…he may not enter the midst of the camp. (Deuteronomy 23:11)
A ritually-unclean person was not allowed to enter the machaneh Leviyah, the camp of the Levites. When the Jews camped in the wilderness, this was the center of three concentric circles: the Mishkan (Tabernacle) was in the center, surrounded by the Levite camp, with the rest of the Tribes around that. In later times, the Temple mount was analogous to the Levite camp, being the area surrounding the central holiness. (The status of the Temple mount remains unchanged even when the Temple is in ruins – see Talmud Megilla 28a, that holy places retain their sanctity even when they are desolate.)
The reason for this mitzvah is respect for the Temple and its service. Not only is it unseemly for a person to enter the Temple while in a state of ritual impurity, it’s inappropriate even to enter its environs, which are also an area of elevated sanctity.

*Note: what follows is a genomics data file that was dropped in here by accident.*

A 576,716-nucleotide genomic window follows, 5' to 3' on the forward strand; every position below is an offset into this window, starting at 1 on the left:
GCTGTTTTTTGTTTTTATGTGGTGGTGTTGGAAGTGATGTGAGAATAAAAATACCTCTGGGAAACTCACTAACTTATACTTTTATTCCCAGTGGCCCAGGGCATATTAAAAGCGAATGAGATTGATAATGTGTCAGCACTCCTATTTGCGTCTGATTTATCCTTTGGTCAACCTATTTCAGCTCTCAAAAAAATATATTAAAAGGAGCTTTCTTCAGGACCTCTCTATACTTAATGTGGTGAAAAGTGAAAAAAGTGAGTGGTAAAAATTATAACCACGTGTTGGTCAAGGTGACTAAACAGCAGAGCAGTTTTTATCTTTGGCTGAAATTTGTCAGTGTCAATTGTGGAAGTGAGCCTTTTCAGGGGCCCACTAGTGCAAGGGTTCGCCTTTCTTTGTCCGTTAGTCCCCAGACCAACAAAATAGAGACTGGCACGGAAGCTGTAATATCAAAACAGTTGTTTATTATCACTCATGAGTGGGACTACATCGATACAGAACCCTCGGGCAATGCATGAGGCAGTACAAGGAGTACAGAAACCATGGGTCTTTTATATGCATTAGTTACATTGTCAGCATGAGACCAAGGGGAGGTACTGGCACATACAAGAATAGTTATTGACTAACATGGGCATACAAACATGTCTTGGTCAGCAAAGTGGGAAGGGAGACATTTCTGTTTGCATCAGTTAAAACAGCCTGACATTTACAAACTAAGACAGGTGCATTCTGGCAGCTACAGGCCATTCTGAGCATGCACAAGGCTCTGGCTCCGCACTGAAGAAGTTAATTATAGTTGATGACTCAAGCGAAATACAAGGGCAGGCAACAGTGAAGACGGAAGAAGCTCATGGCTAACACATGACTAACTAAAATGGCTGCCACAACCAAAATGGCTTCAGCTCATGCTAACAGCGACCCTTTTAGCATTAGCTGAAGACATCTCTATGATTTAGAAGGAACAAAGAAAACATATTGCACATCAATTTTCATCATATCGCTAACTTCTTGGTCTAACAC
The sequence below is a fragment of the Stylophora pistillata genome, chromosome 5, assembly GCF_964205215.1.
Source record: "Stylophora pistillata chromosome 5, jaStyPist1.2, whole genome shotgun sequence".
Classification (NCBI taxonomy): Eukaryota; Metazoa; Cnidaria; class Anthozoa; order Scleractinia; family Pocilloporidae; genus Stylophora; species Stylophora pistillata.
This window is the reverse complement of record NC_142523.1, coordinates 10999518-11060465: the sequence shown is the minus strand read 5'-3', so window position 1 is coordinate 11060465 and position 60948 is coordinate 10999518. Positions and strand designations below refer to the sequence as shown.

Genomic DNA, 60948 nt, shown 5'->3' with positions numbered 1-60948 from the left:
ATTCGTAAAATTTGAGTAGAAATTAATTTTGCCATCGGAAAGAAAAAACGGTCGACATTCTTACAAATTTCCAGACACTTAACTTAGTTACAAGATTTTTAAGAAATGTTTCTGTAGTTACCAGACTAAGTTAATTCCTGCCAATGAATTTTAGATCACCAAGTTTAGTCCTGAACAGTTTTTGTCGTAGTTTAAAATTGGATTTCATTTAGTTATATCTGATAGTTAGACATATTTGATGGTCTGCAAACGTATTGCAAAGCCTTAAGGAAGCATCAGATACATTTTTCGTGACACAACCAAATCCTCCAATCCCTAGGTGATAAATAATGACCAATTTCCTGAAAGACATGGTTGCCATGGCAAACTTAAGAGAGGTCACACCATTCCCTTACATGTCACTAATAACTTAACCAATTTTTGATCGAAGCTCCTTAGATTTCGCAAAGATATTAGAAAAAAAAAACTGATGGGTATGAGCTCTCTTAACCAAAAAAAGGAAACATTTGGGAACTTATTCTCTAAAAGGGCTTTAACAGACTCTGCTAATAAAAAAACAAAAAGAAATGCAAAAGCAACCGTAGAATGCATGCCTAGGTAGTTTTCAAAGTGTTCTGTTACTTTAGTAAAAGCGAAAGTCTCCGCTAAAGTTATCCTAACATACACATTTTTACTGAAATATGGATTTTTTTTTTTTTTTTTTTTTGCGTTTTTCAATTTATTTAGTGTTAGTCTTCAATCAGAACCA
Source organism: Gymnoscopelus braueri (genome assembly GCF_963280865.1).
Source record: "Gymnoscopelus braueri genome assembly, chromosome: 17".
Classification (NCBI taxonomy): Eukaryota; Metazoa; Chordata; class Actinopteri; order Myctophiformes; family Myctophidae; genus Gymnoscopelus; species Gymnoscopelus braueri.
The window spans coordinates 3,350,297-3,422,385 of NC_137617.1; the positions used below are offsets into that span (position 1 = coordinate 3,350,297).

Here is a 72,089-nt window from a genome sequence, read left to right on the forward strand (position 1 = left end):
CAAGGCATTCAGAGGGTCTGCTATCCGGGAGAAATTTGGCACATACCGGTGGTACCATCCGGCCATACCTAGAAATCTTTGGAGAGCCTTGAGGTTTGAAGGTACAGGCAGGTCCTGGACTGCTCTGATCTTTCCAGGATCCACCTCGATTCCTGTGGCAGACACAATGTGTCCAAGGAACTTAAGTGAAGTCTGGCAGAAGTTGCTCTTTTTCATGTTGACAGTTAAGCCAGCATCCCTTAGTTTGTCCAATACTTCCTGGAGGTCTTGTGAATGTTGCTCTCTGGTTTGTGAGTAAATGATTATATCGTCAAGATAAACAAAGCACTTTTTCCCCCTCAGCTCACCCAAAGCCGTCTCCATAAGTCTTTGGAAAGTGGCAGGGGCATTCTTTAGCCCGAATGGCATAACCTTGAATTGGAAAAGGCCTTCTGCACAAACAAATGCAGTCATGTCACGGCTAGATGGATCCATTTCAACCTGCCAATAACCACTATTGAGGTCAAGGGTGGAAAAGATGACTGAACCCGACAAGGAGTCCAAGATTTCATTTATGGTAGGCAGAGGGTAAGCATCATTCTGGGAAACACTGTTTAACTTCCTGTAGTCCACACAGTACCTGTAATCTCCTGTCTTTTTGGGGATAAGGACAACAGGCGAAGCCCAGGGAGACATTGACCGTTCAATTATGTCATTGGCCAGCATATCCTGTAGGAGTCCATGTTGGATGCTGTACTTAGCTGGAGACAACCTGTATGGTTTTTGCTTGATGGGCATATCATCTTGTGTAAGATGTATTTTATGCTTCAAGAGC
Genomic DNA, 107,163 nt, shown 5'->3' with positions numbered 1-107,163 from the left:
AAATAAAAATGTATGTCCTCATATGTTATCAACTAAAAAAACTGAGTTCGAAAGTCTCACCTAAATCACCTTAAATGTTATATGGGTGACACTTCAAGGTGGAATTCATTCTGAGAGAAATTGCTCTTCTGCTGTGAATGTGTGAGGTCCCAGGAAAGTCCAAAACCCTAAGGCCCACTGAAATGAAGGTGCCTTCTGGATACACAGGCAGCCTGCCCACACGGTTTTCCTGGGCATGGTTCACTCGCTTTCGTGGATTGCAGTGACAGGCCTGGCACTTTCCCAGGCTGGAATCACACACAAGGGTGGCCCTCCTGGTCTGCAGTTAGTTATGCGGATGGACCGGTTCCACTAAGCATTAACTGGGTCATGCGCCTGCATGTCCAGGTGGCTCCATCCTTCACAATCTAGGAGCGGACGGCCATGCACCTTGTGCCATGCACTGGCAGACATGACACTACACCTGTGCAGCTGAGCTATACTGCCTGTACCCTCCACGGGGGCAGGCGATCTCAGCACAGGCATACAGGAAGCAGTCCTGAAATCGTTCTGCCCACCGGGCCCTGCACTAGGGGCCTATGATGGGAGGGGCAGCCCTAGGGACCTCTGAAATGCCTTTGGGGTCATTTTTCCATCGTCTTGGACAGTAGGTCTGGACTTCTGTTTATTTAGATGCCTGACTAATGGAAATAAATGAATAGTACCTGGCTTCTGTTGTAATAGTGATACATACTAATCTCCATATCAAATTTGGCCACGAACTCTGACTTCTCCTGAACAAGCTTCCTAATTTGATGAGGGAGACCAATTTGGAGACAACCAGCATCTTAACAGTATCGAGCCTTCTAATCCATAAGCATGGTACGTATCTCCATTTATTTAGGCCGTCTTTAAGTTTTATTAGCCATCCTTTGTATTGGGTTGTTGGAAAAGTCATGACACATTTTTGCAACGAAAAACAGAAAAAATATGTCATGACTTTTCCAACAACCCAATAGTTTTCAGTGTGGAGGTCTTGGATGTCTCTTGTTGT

This mitzvah applies in all times and places. It is discussed in the Talmud in tractates Pesachim (67a-68a) and in the Mishnah in the first chapter of tractate Keilim. It is codified in the Mishneh Torah in the third chapter of Hilchos Biyas HaMikdash. This mitzvah is #78 of the 365 negative mitzvos in the Rambam’s Sefer HaMitzvos and #193 of the 194 negative mitzvos that can be observed today as listed in the Chofetz Chaim’s Sefer HaMitzvos HaKatzar.